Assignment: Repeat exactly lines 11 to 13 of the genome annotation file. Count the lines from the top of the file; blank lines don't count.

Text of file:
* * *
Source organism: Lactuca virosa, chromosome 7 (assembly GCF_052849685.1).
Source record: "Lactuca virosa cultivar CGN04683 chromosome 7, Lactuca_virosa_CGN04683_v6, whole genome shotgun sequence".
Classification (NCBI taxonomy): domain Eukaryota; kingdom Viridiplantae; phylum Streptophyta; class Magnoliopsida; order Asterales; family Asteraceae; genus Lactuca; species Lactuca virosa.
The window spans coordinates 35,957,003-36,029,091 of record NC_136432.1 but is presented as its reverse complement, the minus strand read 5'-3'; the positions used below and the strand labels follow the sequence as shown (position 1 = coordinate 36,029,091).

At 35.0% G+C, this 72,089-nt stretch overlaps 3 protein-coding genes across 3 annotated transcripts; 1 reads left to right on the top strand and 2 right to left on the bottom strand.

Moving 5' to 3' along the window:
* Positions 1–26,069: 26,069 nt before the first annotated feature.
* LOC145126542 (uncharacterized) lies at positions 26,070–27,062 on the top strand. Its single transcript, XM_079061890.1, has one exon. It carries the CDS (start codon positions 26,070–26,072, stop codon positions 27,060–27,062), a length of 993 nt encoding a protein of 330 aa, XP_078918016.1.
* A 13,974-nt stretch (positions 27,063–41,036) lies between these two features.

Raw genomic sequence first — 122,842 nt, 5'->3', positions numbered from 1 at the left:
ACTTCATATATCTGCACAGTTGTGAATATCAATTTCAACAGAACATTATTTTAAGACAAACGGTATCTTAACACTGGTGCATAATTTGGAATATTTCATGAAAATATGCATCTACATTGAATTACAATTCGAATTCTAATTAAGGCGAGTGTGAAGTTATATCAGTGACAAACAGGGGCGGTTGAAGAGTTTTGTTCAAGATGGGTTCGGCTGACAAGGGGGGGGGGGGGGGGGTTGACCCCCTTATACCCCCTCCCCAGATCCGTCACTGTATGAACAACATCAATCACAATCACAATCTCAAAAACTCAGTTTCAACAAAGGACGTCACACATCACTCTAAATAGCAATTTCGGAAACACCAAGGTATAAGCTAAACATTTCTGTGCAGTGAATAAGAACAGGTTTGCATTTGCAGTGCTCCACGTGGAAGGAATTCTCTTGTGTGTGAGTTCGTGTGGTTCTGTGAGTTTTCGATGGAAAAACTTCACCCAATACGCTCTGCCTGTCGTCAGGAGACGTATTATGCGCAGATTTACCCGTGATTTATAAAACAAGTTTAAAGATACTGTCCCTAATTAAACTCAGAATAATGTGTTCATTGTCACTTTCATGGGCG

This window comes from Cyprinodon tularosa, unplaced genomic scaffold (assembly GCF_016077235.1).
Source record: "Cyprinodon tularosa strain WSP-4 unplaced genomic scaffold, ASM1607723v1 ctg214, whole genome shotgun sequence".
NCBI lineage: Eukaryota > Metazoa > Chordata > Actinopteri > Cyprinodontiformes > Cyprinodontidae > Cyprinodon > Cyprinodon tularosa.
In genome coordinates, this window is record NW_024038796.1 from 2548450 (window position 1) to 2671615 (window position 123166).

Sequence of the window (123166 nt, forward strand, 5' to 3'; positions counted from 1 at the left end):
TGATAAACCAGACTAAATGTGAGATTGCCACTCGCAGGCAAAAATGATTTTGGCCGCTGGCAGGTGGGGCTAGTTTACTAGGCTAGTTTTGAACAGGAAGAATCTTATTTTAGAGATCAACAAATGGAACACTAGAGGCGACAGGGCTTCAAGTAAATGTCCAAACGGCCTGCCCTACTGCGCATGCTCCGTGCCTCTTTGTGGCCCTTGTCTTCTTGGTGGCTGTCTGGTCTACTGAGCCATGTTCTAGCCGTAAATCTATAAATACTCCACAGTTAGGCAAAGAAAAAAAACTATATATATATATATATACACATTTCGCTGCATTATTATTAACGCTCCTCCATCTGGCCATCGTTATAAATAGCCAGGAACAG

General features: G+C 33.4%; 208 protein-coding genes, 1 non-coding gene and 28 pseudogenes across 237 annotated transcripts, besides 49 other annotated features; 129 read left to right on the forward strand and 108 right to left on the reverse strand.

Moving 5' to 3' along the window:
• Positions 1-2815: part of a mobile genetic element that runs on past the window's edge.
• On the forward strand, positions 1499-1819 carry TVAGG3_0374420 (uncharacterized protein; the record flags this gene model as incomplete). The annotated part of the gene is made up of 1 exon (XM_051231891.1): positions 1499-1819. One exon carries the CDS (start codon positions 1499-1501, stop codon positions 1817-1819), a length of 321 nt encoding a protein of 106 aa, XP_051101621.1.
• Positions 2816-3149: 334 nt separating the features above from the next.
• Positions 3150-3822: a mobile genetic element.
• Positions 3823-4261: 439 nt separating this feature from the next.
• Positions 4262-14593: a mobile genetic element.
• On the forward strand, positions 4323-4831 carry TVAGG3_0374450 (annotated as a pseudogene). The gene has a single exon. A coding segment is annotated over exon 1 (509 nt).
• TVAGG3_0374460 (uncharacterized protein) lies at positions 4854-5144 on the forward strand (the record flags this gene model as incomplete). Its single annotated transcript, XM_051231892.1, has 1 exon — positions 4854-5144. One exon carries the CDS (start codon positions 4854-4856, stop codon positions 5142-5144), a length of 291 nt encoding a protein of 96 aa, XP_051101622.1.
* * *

ACTTCATATATCTGCACAGTTGTGAATATCAATTTCAACAGAACATTATTTTAAGACAAACGGTATCTTAACACTGGTGCATAATTTGGAATATTTCATGAAAATATGCATCTACATTGAATTACAATTCGAATTCTAATTAAGGCGAGTGTGAAGTTATATCAGTGACAAACAGGGGCGGTTGAAGAGTTTTGTTCAAGATGGGTTCGGCTGACAAGGGGGGGGGGGGGGGGGTTGACCCCCTTATACCCCCTCCCCAGATCCGTCACTGTATGAACAACATCAATCACAATCACAATCTCAAAAACTCAGTTTCAACAAAGGACGTCACACATCACTCTAAATAGCAATTTCGGAAACACCAAGGTATAAGCTAAACATTTCTGTGCAGTGAATAAGAACAGGTTTGCATTTGCAGTGCTCCACGTGGAAGGAATTCTCTTGTGTGTGAGTTCGTGTGGTTCTGTGAGTTTTCGATGGAAAAACTTCACCCAATACGCTCTGCCTGTCGTCAGGAGACGTATTATGCGCAGATTTACCCGTGATTTATAAAACAAGTTTAAAGATACTGTCCCTAATTAAACTCAGAATAATGTGTTCATTGTCACTTTCATGGGCG

This window comes from Cyprinodon tularosa, unplaced genomic scaffold (assembly GCF_016077235.1).
Source record: "Cyprinodon tularosa strain WSP-4 unplaced genomic scaffold, ASM1607723v1 ctg214, whole genome shotgun sequence".